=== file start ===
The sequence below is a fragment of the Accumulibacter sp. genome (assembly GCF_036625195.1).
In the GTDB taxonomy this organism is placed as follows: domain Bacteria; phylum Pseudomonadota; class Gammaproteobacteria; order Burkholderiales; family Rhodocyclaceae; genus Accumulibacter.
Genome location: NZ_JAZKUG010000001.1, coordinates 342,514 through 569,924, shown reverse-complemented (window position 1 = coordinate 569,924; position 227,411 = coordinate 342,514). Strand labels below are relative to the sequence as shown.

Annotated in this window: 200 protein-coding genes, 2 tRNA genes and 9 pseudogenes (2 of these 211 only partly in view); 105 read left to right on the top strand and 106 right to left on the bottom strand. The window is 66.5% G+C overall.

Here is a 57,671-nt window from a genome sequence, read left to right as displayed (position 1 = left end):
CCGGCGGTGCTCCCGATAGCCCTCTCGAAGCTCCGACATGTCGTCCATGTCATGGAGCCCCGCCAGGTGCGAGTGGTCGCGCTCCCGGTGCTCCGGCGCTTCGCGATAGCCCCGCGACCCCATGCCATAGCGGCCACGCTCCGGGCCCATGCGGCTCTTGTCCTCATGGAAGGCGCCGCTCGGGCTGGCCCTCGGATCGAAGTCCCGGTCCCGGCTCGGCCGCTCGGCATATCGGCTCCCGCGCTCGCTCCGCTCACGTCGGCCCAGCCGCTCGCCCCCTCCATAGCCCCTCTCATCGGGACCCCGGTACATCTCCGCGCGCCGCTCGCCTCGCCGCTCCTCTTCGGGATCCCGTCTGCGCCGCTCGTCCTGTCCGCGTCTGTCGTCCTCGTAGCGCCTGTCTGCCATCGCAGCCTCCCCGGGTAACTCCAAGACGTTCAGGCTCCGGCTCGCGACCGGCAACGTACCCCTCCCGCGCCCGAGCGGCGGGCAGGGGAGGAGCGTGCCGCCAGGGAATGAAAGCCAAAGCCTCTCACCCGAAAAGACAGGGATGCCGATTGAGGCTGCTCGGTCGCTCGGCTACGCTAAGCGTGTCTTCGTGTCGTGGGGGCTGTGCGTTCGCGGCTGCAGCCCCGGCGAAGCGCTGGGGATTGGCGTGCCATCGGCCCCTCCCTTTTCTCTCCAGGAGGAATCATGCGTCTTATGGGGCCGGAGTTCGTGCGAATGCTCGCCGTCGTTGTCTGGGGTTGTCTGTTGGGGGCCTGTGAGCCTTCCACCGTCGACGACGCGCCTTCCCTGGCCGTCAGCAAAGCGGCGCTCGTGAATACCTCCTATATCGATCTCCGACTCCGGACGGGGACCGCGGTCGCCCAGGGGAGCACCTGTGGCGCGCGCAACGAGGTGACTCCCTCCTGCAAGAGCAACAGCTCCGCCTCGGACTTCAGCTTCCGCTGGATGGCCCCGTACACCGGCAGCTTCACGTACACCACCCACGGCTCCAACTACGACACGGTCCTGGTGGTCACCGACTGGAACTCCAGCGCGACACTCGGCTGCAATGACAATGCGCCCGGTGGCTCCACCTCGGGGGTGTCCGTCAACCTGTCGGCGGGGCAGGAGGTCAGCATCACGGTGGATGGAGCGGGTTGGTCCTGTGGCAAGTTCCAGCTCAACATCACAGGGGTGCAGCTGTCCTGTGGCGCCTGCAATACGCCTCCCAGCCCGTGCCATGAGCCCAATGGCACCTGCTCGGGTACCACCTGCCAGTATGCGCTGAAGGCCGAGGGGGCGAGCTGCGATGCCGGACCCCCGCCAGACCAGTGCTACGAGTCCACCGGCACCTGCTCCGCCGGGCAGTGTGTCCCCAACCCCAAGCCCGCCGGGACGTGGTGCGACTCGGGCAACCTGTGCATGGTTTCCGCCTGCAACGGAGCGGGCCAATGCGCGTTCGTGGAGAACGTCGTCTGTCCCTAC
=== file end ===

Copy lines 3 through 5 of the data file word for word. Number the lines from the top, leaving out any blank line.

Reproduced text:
Genome location: NZ_JAZKUG010000001.1, coordinates 342,514 through 569,924, shown reverse-complemented (window position 1 = coordinate 569,924; position 227,411 = coordinate 342,514). Strand labels below are relative to the sequence as shown.

Annotated in this window: 200 protein-coding genes, 2 tRNA genes and 9 pseudogenes (2 of these 211 only partly in view); 105 read left to right on the top strand and 106 right to left on the bottom strand. The window is 66.5% G+C overall.

Here is a 57,671-nt window from a genome sequence, read left to right as displayed (position 1 = left end):